Use either a sit-stand desk or a simple standing desk riser. They'll make it easier for you to switch back-and-forth.

Once you have your schedule (and your stamina) worked out, what tasks can you do while standing? Are there things better done while standing? We'll discuss these questions in the next section. Let's go!

How Standing Helps with Some Basic Office Tasks

Alternating between sitting and standing offers you the best of both worlds. We've gone over the health benefits of each, but now the question is: is standing a productive way to work?

For many common office tasks, the answer is "yes." The mere act of standing appears to improve both working memory and executive function, both necessary skills for success.

Other parts of your brain might be utilized when sitting. As you alternate positions through your day, what should you try to accomplish while standing up?

Standing Up Makes You More Productive

First, let's qualify the upcoming points with the following caveat. What follows describes how most people work when standing or sitting.

After experimenting with your own standing desk, you will find your own work pattern. That's okay! There aren't any hard and fast rules here. Below is just a general summary you can work off of.

For many people, standing makes them more focused and productive. If you have an important project that must be completed right away, consider standing up. This is especially true if you know the end result and need to plow through it.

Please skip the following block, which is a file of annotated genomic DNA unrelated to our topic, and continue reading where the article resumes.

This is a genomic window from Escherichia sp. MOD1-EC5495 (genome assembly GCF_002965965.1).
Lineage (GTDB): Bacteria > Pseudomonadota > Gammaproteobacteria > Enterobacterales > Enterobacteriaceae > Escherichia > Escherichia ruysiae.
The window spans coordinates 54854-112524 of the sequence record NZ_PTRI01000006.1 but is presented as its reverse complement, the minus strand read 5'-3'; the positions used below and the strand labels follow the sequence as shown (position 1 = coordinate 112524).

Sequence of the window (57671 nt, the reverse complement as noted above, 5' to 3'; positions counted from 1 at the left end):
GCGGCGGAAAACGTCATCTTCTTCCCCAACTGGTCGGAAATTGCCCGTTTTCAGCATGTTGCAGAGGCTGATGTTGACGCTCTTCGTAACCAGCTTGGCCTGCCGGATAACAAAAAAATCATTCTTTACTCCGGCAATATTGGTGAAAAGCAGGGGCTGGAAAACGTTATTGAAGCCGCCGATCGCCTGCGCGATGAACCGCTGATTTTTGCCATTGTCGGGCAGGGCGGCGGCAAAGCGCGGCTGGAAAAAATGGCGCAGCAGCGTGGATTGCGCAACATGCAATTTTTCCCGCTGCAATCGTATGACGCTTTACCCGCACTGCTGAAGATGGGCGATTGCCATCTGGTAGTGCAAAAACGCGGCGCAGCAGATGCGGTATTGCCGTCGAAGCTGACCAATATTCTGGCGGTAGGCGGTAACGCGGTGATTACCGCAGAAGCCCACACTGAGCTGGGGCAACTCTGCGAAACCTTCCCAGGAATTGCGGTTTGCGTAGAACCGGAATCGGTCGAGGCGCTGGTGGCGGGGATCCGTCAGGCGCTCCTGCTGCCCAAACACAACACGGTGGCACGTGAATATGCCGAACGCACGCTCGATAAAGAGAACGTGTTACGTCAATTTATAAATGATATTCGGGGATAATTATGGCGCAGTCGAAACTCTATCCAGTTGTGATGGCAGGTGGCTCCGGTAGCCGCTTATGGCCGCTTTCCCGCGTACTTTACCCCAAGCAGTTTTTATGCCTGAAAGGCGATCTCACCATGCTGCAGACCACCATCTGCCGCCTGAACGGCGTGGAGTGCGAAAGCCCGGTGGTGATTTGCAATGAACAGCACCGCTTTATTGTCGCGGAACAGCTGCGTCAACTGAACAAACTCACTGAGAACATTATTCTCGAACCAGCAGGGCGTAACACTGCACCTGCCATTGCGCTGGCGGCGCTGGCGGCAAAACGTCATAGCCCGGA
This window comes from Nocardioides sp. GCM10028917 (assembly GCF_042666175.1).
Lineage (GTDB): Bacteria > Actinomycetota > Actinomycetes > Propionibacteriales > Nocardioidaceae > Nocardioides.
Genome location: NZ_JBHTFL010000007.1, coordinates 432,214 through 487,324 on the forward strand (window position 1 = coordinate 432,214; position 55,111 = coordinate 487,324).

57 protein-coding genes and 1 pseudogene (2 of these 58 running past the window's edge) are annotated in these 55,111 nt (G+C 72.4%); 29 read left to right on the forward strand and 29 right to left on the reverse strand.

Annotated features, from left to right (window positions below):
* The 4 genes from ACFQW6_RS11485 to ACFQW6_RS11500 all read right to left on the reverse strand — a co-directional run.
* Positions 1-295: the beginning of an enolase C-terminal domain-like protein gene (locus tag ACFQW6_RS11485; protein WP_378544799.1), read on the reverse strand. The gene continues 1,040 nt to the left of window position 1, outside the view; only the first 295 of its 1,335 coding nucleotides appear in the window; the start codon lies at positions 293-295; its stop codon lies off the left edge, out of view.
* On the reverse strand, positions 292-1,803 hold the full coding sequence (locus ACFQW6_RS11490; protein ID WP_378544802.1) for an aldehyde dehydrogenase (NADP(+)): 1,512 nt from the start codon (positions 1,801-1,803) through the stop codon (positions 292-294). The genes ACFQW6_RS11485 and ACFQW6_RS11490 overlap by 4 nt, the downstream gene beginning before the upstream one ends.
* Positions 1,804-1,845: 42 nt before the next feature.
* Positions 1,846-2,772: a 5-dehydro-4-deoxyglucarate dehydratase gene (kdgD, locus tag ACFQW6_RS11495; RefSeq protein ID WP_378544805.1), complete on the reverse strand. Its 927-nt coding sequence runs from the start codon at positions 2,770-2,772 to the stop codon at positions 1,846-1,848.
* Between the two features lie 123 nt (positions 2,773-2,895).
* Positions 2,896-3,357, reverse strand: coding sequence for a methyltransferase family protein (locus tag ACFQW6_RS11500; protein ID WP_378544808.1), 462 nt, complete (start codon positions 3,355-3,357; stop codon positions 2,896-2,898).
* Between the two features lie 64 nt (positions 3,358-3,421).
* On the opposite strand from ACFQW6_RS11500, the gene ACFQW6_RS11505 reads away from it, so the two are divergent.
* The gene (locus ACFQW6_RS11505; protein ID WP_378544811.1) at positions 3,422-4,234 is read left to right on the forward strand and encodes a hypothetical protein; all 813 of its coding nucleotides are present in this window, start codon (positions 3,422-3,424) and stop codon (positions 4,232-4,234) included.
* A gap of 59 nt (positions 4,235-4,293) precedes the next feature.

We all have work like this from time-to-time, and standing up can help you get it done faster! By contrast, many people sit down for projects requiring problem-solving skills or creative solutions.

Additionally, some people use sitting as a reward for fast, efficient work. If you let yourself sit down only after your work is completed, you will be far more productive!

Stand Up for Emails and Phone Calls

How many of us pick up the phone and immediately sit down? You don't have to do that. Why not stand while you are talking?

Similarly, most of us receive a slew of emails every day. Stand up while responding to them. You probably don't have to think too hard about many of them, and, as noted above, standing up will help you get through them faster.

Stand Up for Meetings or Collaborative Work

Ah, meetings! They seem to go on and on, and you sit there wondering if anything is really getting done.

For more productive (and, therefore, faster) meetings, try having everyone stand up. The sense of urgency conveyed by standing will cut your meeting time by 25%. You'll get more done in less time, and everyone can return to their own work more quickly.

Standing up also seems to foster collaboration. Use standard desks not only in official meetings, but also for any project where you have to work together.

Simply having everyone's desks at chest height improves conversations. More effective communication leads to better project results.

Conclusion: Standing Desk Tips

These, then, are some of the best standing desk tips. As you can see, standing up improves your health. It also aids productivity and efficiency when working alone, and makes it easier for groups to work together well.

Are you thinking of getting a standing desk converter? Why not check out our blog for information on ergonomic office desks and chairs (including standing desks)?

Feel free to contact us for more information. We're happy to help you find the standing desk that's best for you!